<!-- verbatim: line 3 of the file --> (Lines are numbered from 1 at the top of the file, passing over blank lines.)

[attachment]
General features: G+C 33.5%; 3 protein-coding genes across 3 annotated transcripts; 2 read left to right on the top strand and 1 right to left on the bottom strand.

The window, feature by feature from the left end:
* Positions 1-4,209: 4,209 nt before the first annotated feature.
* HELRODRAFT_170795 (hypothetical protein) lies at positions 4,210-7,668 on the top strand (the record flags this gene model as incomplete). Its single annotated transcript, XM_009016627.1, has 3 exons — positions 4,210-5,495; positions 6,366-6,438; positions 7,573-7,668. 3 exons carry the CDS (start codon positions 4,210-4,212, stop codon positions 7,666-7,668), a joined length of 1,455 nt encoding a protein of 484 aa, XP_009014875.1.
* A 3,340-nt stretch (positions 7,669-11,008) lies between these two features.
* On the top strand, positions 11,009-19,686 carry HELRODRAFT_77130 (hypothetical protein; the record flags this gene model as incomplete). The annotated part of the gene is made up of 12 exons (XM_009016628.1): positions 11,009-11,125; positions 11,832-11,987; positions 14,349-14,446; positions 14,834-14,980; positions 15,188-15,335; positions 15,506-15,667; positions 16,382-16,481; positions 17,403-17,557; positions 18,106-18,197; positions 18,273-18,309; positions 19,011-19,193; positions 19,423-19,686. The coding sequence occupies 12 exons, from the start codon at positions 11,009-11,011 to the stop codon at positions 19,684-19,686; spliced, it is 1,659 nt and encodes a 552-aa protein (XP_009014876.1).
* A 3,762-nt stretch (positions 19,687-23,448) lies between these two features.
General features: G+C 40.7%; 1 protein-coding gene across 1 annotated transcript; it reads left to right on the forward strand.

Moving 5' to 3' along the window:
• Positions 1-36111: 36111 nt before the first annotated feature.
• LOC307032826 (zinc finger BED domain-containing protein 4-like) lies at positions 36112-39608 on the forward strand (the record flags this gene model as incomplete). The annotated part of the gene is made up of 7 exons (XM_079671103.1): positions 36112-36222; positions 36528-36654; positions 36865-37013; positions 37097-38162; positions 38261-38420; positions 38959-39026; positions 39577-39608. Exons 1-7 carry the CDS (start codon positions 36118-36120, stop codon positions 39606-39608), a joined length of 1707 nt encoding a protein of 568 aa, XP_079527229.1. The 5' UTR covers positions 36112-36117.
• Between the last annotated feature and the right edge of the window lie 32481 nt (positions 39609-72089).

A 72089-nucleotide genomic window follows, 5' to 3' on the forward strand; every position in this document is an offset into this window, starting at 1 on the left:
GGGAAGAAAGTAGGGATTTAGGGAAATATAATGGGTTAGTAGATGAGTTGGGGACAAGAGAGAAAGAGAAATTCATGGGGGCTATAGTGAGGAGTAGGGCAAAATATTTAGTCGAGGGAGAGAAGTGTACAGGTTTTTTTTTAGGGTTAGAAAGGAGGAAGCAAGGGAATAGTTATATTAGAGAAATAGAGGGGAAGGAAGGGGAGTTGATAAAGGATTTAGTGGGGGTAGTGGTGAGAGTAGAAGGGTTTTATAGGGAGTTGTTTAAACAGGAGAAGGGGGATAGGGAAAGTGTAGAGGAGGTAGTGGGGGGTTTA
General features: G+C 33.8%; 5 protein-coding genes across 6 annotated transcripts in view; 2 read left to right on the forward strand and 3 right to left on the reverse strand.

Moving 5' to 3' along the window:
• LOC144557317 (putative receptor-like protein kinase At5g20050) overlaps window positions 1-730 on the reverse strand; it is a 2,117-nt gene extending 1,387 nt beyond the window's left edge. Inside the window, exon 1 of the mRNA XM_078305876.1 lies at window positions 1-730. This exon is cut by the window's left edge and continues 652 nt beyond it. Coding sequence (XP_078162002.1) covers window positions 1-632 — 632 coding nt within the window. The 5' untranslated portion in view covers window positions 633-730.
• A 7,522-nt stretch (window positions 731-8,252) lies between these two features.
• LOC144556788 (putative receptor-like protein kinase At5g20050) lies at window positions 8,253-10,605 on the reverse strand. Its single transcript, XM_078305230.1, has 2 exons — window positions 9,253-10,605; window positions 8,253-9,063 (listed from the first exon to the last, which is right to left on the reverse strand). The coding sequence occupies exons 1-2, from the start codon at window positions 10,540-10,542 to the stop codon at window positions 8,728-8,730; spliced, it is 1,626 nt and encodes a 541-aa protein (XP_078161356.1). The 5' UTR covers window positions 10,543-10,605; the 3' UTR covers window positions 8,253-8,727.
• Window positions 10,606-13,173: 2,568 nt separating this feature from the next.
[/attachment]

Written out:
* Positions 1-4,209: 4,209 nt before the first annotated feature.